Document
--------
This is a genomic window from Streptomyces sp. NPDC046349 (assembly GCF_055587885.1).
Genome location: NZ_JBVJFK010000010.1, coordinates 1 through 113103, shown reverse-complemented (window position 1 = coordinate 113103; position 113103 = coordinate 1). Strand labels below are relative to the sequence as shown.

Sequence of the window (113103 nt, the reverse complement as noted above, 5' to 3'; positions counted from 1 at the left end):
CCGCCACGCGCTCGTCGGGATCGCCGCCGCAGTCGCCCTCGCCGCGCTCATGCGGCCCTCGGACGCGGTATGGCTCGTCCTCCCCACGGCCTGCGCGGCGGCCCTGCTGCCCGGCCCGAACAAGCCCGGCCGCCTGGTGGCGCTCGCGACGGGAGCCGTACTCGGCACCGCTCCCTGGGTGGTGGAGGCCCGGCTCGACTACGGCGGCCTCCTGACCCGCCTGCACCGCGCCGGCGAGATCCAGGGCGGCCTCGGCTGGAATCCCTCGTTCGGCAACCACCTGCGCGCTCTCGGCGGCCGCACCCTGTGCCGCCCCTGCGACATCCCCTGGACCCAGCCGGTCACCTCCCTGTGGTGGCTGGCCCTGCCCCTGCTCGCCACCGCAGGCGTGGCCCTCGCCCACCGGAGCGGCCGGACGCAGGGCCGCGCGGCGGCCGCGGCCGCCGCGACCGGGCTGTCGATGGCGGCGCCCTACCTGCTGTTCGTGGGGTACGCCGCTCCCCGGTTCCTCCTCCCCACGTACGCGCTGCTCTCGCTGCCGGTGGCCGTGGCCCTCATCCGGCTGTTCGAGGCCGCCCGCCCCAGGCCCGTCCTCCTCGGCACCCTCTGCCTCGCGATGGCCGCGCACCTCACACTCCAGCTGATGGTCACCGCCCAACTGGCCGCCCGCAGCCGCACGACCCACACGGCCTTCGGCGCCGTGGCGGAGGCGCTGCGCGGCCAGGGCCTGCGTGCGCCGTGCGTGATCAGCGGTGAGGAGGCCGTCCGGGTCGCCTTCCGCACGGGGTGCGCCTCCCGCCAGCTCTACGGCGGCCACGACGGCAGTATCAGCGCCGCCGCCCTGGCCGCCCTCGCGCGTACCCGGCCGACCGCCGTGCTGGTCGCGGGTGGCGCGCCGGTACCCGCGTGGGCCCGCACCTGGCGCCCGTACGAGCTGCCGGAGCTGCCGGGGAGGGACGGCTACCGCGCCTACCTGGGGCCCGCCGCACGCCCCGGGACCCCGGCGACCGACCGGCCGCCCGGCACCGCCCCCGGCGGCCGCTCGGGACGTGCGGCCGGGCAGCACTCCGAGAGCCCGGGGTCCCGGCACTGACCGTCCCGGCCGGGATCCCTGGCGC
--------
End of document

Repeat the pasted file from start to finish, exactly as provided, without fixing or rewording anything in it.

This is a genomic window from Streptomyces sp. NPDC046349 (assembly GCF_055587885.1).
Genome location: NZ_JBVJFK010000010.1, coordinates 1 through 113103, shown reverse-complemented (window position 1 = coordinate 113103; position 113103 = coordinate 1). Strand labels below are relative to the sequence as shown.

Sequence of the window (113103 nt, the reverse complement as noted above, 5' to 3'; positions counted from 1 at the left end):
CCGCCACGCGCTCGTCGGGATCGCCGCCGCAGTCGCCCTCGCCGCGCTCATGCGGCCCTCGGACGCGGTATGGCTCGTCCTCCCCACGGCCTGCGCGGCGGCCCTGCTGCCCGGCCCGAACAAGCCCGGCCGCCTGGTGGCGCTCGCGACGGGAGCCGTACTCGGCACCGCTCCCTGGGTGGTGGAGGCCCGGCTCGACTACGGCGGCCTCCTGACCCGCCTGCACCGCGCCGGCGAGATCCAGGGCGGCCTCGGCTGGAATCCCTCGTTCGGCAACCACCTGCGCGCTCTCGGCGGCCGCACCCTGTGCCGCCCCTGCGACATCCCCTGGACCCAGCCGGTCACCTCCCTGTGGTGGCTGGCCCTGCCCCTGCTCGCCACCGCAGGCGTGGCCCTCGCCCACCGGAGCGGCCGGACGCAGGGCCGCGCGGCGGCCGCGGCCGCCGCGACCGGGCTGTCGATGGCGGCGCCCTACCTGCTGTTCGTGGGGTACGCCGCTCCCCGGTTCCTCCTCCCCACGTACGCGCTGCTCTCGCTGCCGGTGGCCGTGGCCCTCATCCGGCTGTTCGAGGCCGCCCGCCCCAGGCCCGTCCTCCTCGGCACCCTCTGCCTCGCGATGGCCGCGCACCTCACACTCCAGCTGATGGTCACCGCCCAACTGGCCGCCCGCAGCCGCACGACCCACACGGCCTTCGGCGCCGTGGCGGAGGCGCTGCGCGGCCAGGGCCTGCGTGCGCCGTGCGTGATCAGCGGTGAGGAGGCCGTCCGGGTCGCCTTCCGCACGGGGTGCGCCTCCCGCCAGCTCTACGGCGGCCACGACGGCAGTATCAGCGCCGCCGCCCTGGCCGCCCTCGCGCGTACCCGGCCGACCGCCGTGCTGGTCGCGGGTGGCGCGCCGGTACCCGCGTGGGCCCGCACCTGGCGCCCGTACGAGCTGCCGGAGCTGCCGGGGAGGGACGGCTACCGCGCCTACCTGGGGCCCGCCGCACGCCCCGGGACCCCGGCGACCGACCGGCCGCCCGGCACCGCCCCCGGCGGCCGCTCGGGACGTGCGGCCGGGCAGCACTCCGAGAGCCCGGGGTCCCGGCACTGACCGTCCCGGCCGGGATCCCTGGCGC